Secretary of State Henry A. Kissinger uses the telephone in Deputy National Security Advisor Brent Scowcroft's office to get the latest information on the situation in South Vietnam (Wikicommons)

Institutional Amnesia

in News
Secretary of State Henry A. Kissinger uses the telephone in Deputy National Security Advisor Brent Scowcroft's office to get the latest information on the situation in South Vietnam (Wikicommons)
Secretary of State Henry A. Kissinger uses the telephone in Deputy National Security Advisor Brent Scowcroft’s office to get the latest information on the situation in South Vietnam (Wikicommons)

by ANDY GOTTLIEB

WASHINGTON — The name Kissinger besmirches all too many buildings, awards, and endowed chairs. It was announced Thursday that the Henry A. Kissinger Institute of Global Affairs, to be housed at SAIS, has been added to that disreputable list.

It is hard to think of any action that could more damage SAIS’s credibility than so lavishly honoring Kissinger. The crimes of the former Secretary of State — notorious for his intimate involvement in the 1973 coup in Chile and subsequent dictatorship, Pakistan’s bloody repression of Bengali independence, and the Indonesian invasion of East Timor — have been known for decades. Somehow, time has softened his image in the Washington establishment, and he is sought out by aspiring politicians for large photo-ops and small talk.

SAIS used not to be so apathetic when it came to moral values. When Kissinger spoke here in 1970, anti-war students protested and accused him of being a war criminal. As related by John-Paul Ferguson in a 2002 SAIS Review article, “For more than twenty years after that day, [Kissinger] refused to set foot inside the school.” If only that continued to be the case. In 2007, the Hopkins-Nanjing Center (itself a dubious enterprise) gave Kissinger an award for enhancing Sino-American relations. Of SAIS’s latest venture, JHU President Ronald Daniels says, “There is a need for an approach in international relations education that transcends the narrow confines of short-run policymaking. The Kissinger Institute is created to address that need.” Needless to say, short-run policymaking is the hallmark of Kissinger’s foreign policy approach. I have yet to see how the death and torture meted out by his United States-backed regimes contributed one iota to the collapse of the Soviet Union or the preservation of American security. The fact is, for all his aura of strategy and wisdom, Kissinger has no accomplishments to his name, only a constellation of fellowships.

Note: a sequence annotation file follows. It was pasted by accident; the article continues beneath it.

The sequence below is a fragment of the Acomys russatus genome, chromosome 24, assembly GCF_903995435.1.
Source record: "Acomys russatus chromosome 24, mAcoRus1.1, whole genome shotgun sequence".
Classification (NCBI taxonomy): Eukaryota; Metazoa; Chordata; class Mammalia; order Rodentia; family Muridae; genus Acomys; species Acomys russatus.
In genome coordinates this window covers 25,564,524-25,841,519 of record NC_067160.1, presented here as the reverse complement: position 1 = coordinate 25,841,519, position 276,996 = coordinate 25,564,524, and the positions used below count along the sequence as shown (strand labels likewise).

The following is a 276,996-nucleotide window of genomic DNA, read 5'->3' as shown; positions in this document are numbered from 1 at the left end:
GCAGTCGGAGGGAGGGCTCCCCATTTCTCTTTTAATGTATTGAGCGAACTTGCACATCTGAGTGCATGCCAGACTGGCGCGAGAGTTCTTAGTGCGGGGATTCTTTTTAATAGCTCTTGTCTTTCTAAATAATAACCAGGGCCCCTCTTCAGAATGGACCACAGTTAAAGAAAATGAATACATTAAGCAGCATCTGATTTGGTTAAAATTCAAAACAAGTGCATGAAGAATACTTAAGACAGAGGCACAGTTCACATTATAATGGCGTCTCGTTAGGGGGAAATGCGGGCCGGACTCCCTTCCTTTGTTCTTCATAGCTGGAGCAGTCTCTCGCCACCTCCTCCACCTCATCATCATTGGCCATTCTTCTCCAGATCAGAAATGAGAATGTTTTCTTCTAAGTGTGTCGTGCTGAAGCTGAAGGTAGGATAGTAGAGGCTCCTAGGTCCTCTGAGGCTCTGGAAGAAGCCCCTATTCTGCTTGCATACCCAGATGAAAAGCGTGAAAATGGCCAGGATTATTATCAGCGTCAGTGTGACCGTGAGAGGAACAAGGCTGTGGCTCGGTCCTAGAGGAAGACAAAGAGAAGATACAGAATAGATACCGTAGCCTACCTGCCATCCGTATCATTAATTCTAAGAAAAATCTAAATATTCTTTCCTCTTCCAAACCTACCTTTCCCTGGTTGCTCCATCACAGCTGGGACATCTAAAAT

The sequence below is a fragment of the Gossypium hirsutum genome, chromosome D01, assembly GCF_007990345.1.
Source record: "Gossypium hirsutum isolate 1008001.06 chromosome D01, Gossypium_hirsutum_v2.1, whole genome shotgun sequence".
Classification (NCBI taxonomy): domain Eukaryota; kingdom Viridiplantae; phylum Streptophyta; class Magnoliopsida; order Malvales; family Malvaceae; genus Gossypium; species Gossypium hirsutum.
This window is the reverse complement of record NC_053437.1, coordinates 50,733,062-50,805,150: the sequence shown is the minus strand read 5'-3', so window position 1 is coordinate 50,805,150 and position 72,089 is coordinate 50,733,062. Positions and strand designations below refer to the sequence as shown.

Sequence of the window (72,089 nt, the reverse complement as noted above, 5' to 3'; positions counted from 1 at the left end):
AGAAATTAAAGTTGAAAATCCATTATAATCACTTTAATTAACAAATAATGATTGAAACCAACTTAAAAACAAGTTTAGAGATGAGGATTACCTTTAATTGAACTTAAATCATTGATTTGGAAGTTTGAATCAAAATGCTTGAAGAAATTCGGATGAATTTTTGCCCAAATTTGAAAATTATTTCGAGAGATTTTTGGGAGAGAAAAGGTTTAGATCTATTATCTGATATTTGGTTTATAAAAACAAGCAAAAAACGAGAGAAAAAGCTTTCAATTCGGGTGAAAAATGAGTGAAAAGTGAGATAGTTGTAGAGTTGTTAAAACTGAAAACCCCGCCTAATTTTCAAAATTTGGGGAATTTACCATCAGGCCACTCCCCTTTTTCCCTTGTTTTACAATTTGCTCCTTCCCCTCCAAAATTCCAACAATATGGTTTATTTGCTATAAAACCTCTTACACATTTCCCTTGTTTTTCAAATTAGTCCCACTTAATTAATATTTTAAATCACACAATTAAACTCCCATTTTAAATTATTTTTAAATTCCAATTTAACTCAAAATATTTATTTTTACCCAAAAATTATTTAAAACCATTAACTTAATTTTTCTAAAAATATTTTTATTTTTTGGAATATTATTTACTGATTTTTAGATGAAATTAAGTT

My only comfort is that the presence of this institute will be fleeting. South African students recently forced the removal of a 1934 statue of Cecil Rhodes at the University of Cape Town; I imagine that future SAIS students will in much the same way hasten a renaming. But surely we can do better than 81 years. Let’s show the administration that we’ve actually learned something about foreign policy and start protesting immediately.